I know I have been horribly negligent this week with my postings! Our neighborhood garage sale is this weekend and I'm sure you all know the chaos that reigns when readying your home for a garage sale.
I'm going to try to make it up to you with a super thorough walk through our fireplace makeover!
Ok, so most people like the idea of a fireplace in their home for either decoration or function. However many of us (somehow!) ended up with houses that don't have them. The most cost effective way to get the beautiful look of a fireplace is to make a faux one! As much as I loved our electric fireplace in the living room, we didn't really need it for heat and I felt it was a little small for the room.
Hold my hand, it was a big project :).
Step 1. Gaze lovingly at your electric fireplace for the last time.
Step 2. Remove everything and wonder what you're about to do.
Step 3. Pull together your materials and second-guess your choices.
I found the antique fireplace summer cover by chance at an antique store, they are as scarce as hens teeth! I chose marble subway tile for the fireplace surround and the slab of marble hearth was a great find at the same place I got the grate, it is very old and somehow perfectly the right size!
P.S. When mixing marbles, make sure you lay them next to each other. Old marbles are usually creamier with less veining, newer marbles are whiter and sparklier very often. I chose each tile we used specifically for how well it looked with the hearth.
Step 4. Decide on your tile pattern.
Originally I was thinking of a herringbone pattern. I finally decided against it for two reasons, first we didn't want to rent a tile saw and a herringbone takes a lot of cuts.
Also it looked a little "busy" next to a grate as decorative as ours.
We finally decided on a "random" subway pattern. I had never tiled before and thought that a perfect subway pattern would be a little too much to handle right away.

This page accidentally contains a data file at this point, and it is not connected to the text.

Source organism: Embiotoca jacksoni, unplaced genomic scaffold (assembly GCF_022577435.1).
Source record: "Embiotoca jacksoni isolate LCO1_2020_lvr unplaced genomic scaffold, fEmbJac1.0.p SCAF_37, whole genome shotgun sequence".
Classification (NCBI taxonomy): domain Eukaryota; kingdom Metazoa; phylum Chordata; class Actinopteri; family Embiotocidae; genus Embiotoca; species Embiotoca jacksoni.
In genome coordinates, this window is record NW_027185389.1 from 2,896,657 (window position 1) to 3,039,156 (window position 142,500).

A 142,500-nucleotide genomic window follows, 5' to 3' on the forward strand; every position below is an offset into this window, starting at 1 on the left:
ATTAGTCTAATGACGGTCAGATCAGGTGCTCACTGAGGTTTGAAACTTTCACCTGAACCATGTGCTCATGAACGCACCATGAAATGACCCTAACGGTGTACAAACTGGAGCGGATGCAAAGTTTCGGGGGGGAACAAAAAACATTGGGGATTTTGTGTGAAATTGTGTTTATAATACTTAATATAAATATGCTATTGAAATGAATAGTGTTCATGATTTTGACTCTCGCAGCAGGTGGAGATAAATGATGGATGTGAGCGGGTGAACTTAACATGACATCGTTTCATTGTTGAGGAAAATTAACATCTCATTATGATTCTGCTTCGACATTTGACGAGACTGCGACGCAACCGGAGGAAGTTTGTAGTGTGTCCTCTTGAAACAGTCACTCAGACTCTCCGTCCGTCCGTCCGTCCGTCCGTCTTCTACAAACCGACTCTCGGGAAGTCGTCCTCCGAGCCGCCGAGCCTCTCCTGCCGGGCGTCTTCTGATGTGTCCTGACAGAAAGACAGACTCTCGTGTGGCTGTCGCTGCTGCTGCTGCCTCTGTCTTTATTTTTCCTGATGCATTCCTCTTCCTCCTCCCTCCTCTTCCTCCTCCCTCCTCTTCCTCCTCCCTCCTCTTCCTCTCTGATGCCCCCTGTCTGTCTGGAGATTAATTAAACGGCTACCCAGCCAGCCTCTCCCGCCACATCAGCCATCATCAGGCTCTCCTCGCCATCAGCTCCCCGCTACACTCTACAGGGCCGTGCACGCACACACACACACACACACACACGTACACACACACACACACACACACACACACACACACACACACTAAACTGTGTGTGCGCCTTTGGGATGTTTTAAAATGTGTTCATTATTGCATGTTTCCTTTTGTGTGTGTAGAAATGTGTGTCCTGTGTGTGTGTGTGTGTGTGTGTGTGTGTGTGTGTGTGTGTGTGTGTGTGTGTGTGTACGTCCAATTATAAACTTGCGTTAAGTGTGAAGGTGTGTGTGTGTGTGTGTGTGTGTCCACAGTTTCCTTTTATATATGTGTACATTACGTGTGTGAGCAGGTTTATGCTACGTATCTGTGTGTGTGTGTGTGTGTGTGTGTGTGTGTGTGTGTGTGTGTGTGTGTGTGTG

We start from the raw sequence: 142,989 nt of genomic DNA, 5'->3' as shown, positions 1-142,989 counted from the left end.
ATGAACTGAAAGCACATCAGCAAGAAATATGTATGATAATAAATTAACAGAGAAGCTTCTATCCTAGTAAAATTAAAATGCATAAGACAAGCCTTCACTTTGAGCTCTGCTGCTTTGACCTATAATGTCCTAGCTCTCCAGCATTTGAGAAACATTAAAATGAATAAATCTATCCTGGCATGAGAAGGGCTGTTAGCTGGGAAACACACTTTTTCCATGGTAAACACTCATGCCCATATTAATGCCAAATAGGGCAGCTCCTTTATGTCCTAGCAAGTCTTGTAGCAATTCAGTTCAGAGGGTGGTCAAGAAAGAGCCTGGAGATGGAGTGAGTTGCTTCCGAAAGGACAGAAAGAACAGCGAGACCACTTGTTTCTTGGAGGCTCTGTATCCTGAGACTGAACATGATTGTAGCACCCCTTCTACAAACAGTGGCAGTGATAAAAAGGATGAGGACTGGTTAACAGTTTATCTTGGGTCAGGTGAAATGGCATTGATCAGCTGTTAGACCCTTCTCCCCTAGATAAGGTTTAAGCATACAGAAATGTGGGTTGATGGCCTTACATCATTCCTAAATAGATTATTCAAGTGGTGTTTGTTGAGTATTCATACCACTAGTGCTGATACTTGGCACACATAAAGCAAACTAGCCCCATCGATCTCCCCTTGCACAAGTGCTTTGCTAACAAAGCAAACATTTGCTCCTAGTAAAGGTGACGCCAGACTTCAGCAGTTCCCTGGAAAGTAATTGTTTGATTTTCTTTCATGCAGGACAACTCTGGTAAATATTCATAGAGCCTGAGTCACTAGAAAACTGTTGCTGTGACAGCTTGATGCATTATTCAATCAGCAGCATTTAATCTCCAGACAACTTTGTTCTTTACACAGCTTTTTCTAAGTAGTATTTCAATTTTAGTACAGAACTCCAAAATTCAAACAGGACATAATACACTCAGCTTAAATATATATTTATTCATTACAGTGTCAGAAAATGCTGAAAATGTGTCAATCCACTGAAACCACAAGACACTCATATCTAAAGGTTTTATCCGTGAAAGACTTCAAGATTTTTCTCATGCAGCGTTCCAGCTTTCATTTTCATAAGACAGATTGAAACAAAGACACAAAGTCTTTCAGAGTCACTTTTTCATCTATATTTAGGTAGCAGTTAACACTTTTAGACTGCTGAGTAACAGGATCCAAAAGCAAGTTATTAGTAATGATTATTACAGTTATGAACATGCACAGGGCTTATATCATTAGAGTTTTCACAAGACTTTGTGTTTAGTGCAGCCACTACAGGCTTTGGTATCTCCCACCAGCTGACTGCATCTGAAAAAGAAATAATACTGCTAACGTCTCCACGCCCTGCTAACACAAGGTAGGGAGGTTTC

Remember you won't see very much of the surround once you add the mantel.
Step 5. Lay it all out before you commit!
This mantel was found at (wouldn't you know it) the same antique shop the grate and the hearth came from. If you can get multiple pieces from the same shop the owner will very often give you discounts in order to move more stuff outta there!
Step 6. Put it all out there.
I decided to lay out everything on the wall juuuuust to make sure. Thank goodness I did! Turned out the mantel was about ten inches too high. You can see by the crown molding where the ceiling is, even my biggest decor pieces looked dwarfed up there. I would definitely keep your mantel less than half the height of your wall if possible.
Sooooo we cut it down shorter...
...and shorter...until it was perfect!
Step 7. The fireplace surround.
We decided to use a cement backer board for the tiles in case any future homeowners wanted to remove them. Cement board is also just a really good surface for tiling.
Thank you hubby :)
oh the chaos.
Step 8. Begin tiling...and realize you're in over your head.
Make sure you mark where your grate will go before you start tiling. Always start at the bottom so your tiles don't slide down, we wanted to save money by not tiling behind the grate so we had to screw on a temporary support board to rest the tiles on. We used a high heat (might as well be authentic!) spray paint to cover the cement board behind the grate.
Obviously this process went late into the night :). This being my first tiling job I learned a few lessons, the most important being always use pre-mixed mortar and grout! Make sure to mix up your tiles first so you don't end up with blocks of different colors.
Test again! Our version of "tile cutting" was Allen throwing them against the street until they broke in half so it was a good idea to make sure everything fit before they set up.